Prep Impressions: Feb. 21, 2009
I covered the CIF Eastern Division Wrestling Championships for the Riverside Press-Enterprise on Saturday, Feb. 21 and came away thinking Riverside County may be have the deepest, strongest field of wrestlers in the entire Southern Section.
Of the 14 weight classes being competed, 12 were won by wrestlers from Riverside County. Both Moreno Valley Canyon Springs and Riverside King had three wrestlers earn titles, while both Beaumont and Corona Centennial each had two wrestlers earn titles.
Perris Citrus Hill head coach Scott Schumm, also the tournament’s host, said that he was pleased to be showcasing so many good wrestlers from the Inland Empire.
“There’s 7-or-8 kids who will place at the state meet. Each weight class has two or three good kids. It goes to show how strong the wrestling teams are in Riverside County,” Schumm said. “I think Riverside County is the strongest county, in terms of wrestling, in CIF. We’ve placed more athletes at state than either L.A. or Orange County.”
Riverside King coach Harlon Kisner was even more emphatic with his thoughts about the dominance of wrestlers in Riverside County.
“We already have several wrestling dynasties in the area (Canyon Springs, Corona Centennial, Temecula Valley) and we’re starting to build several more. There’s a lot of really good programs coming up.”
Centennial is perhaps the strongest program in recent memory, with seven CIF Division championships to its credit. The Huskies placed six wrestlers in championship semifinals over the weekend but only Denzel Hawkins (145 pounds) and J.T. Felix (189 pounds) earned individual titles. Centennial finished third overall.
Felix, a junior, is something of a physical specimen. At 6-foot-3, 189ish, the kid has a big-time body which he also used to help his school win the 2008 CIF Div. I football championship as the Huskies’ starting right guard.
Asked what he could do to improve himself next season, he kind of smiled and then spoke of loftier goals.
“As as senior, I’ll have a shortened (class) schedule which will allow me to be in both 4th period football, which is mandatory for varsity players, and 6th period wrestling,” Felix said. “I haven’t been able to be in wrestling during the fall so next year will be different. I’ll be around all the time and just try to be a good leader and role model.”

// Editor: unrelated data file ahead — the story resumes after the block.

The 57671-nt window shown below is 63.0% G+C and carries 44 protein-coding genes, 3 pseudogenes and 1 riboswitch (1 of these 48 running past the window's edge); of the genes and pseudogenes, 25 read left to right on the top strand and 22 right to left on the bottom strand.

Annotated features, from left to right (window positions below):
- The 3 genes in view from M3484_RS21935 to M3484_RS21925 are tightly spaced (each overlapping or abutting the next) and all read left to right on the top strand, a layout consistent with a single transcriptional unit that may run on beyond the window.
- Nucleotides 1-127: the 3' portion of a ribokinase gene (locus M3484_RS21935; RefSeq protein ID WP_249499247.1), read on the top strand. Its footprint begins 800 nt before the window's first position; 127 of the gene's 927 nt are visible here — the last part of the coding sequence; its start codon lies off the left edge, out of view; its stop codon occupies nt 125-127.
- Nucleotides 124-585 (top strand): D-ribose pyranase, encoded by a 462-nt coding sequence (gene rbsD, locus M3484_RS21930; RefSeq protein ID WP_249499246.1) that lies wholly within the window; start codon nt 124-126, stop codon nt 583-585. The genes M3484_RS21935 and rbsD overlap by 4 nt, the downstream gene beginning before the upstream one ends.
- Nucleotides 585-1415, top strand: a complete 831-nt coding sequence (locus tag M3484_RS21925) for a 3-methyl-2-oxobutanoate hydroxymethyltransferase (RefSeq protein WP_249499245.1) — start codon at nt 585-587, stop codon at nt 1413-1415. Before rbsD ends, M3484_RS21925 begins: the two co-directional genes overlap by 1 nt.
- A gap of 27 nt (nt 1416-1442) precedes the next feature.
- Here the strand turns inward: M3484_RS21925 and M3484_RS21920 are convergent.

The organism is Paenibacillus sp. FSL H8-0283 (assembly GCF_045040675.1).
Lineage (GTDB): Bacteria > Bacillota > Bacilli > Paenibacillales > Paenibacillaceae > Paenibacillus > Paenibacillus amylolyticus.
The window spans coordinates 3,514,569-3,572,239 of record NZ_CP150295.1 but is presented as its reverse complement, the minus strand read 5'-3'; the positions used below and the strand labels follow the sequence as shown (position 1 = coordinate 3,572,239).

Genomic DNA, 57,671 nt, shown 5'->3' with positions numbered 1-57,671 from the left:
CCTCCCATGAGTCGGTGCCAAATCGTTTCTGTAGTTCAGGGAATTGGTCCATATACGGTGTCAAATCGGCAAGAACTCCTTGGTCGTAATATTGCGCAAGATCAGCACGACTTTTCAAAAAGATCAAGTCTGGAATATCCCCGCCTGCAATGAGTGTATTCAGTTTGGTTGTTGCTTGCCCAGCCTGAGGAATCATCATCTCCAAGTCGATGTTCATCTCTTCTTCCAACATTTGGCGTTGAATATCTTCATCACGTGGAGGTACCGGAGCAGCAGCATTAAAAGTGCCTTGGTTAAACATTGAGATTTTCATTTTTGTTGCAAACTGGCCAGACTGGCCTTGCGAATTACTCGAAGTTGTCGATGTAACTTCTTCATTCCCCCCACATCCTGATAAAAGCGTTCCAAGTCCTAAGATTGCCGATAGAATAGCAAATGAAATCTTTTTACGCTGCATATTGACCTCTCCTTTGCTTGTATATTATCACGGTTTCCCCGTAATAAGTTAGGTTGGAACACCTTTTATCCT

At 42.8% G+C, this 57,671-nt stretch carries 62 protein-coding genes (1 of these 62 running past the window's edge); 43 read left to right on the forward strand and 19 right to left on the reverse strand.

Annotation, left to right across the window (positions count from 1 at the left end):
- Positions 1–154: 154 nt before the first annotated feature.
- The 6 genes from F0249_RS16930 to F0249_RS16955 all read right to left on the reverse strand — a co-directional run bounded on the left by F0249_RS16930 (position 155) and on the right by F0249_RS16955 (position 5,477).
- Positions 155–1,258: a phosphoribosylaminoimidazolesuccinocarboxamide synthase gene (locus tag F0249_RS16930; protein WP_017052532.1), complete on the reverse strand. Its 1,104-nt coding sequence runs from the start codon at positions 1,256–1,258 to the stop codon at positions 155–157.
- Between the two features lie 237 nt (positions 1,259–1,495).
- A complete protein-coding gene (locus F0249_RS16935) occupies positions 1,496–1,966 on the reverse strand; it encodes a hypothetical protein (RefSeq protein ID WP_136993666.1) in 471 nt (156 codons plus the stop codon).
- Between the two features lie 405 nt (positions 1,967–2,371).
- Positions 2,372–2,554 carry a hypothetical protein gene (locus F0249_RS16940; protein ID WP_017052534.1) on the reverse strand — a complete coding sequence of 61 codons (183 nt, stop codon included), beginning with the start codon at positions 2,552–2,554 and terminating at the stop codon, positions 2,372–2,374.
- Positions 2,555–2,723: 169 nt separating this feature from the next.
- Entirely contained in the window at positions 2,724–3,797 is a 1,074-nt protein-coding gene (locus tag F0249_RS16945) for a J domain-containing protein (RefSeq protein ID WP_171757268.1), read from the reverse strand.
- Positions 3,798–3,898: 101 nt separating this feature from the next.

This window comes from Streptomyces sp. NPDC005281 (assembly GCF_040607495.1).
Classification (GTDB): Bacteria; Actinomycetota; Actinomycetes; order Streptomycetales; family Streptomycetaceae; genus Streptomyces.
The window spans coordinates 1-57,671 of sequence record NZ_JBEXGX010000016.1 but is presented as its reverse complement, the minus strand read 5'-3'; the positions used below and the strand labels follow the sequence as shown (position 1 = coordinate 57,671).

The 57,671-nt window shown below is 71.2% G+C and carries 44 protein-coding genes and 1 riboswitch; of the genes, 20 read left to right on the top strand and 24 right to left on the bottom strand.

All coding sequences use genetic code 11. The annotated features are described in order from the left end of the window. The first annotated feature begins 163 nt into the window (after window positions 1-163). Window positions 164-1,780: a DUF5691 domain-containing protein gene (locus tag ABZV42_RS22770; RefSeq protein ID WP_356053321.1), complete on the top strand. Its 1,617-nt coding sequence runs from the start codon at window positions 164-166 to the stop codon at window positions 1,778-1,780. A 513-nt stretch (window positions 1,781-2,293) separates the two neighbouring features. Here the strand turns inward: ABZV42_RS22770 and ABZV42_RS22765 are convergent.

With all the extra time he has next year it may look as though Felix’s opponents next season — both on the field and on the mat — are in for a world of hurt.
Canyon Springs, which finished second overall, was very well represented as Estevan Cabanas (112 pounds), Brandon Johnson (160 pounds) and Jacob Rodriquez (171 pounds) all earned titles.
Rodriquez, a self-assessed MMA nut, wrestled in the meet with tears to his ACL and MCL in his right knee. With no future plans to wrestle, Rodriquez said he expects to have surgery to repair his knee before seeking a career as a mixed-martial artist.
King’s winners were Kalin Goodsite (135 pounds), Josh Juarez (140 pounds) and Josh Lee (275 pounds).
Lee, something of a gentle giant, pinned his opponent in the finals, Chino Hills Ayala’s Devon Young, in 2:36 to prove he earned his No. 1 overall seed. In fact, Lee dominated his opponents en route to his first CIF title, pinning each in less than three minutes and all but one in under two. His quarterfinal victory came by pin after only :28 seconds.
“I put a lot of effort into my pinning combinations,” Lee said.
Man, I’ll say. Every bit 6-foot-4 and 275 pounds, Lee was the most physically impressive athlete at the meet and figures to be the heavyweight favorite at both CIF Masters and State meets.
And these are but a few of the Riverside County prep wrestlers who left Perris Citrus Hill High School with large smiles and even larger rug burns on their faces. Both testaments to hard work, determination and ultimately, success.